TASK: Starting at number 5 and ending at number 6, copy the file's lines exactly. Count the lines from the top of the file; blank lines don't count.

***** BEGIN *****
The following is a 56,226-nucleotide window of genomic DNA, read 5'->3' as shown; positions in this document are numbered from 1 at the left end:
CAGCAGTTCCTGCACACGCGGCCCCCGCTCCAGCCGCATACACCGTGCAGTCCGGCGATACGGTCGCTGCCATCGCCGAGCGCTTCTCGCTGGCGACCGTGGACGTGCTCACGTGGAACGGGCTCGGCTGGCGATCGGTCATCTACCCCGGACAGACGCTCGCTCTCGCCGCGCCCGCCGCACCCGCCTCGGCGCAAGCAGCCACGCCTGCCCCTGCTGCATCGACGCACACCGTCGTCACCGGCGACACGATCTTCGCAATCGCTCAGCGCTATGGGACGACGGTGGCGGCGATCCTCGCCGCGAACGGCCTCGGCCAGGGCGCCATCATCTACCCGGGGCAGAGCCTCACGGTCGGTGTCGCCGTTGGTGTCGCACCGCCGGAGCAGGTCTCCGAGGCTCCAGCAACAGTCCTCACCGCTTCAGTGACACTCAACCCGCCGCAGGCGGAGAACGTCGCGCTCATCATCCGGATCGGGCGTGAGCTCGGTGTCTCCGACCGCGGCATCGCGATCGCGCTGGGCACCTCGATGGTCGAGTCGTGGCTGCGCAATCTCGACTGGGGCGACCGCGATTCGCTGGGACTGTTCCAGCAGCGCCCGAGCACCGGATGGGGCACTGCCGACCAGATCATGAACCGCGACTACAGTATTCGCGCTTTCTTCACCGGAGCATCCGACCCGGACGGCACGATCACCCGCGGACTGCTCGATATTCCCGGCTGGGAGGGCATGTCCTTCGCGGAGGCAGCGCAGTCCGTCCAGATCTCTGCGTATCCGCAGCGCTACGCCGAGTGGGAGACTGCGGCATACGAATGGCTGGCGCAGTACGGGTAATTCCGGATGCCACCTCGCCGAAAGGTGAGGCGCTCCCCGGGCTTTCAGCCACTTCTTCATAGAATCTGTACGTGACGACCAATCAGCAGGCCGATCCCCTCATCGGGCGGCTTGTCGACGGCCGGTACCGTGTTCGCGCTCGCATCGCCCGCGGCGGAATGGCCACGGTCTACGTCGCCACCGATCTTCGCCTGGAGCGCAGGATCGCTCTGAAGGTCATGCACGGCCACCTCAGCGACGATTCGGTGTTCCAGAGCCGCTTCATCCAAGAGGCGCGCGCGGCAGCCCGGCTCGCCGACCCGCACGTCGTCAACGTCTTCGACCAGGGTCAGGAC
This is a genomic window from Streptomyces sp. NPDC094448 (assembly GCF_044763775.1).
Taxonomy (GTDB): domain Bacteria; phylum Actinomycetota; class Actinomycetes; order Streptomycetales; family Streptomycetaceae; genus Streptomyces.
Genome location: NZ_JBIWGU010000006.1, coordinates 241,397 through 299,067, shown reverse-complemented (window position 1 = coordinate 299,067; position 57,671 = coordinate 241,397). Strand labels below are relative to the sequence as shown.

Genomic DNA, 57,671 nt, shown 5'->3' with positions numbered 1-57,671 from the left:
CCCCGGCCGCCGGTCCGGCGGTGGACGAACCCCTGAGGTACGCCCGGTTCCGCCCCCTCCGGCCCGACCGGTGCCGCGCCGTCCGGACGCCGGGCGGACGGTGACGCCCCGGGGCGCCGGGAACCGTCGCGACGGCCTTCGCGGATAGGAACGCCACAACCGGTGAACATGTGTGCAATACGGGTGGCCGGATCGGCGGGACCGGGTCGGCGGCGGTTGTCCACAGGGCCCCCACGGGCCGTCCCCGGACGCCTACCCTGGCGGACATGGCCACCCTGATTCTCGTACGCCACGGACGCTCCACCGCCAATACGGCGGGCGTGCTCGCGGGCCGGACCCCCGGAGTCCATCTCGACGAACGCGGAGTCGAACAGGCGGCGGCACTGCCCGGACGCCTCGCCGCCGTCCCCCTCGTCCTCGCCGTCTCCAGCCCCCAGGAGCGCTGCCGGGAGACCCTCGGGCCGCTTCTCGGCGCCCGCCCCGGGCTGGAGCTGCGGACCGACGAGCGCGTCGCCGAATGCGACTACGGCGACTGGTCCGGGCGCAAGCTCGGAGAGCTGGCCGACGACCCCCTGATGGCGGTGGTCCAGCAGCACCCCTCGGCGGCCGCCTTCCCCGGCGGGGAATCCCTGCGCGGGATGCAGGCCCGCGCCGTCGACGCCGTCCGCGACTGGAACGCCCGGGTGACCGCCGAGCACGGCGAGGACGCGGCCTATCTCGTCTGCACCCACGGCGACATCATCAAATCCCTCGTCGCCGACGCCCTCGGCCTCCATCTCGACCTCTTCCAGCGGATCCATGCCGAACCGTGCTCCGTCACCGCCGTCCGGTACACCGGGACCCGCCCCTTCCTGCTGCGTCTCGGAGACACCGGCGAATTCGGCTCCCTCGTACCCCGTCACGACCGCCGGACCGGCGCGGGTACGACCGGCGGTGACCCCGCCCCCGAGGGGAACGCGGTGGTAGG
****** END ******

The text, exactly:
Genome location: NZ_JBIWGU010000006.1, coordinates 241,397 through 299,067, shown reverse-complemented (window position 1 = coordinate 299,067; position 57,671 = coordinate 241,397). Strand labels below are relative to the sequence as shown.

Genomic DNA, 57,671 nt, shown 5'->3' with positions numbered 1-57,671 from the left: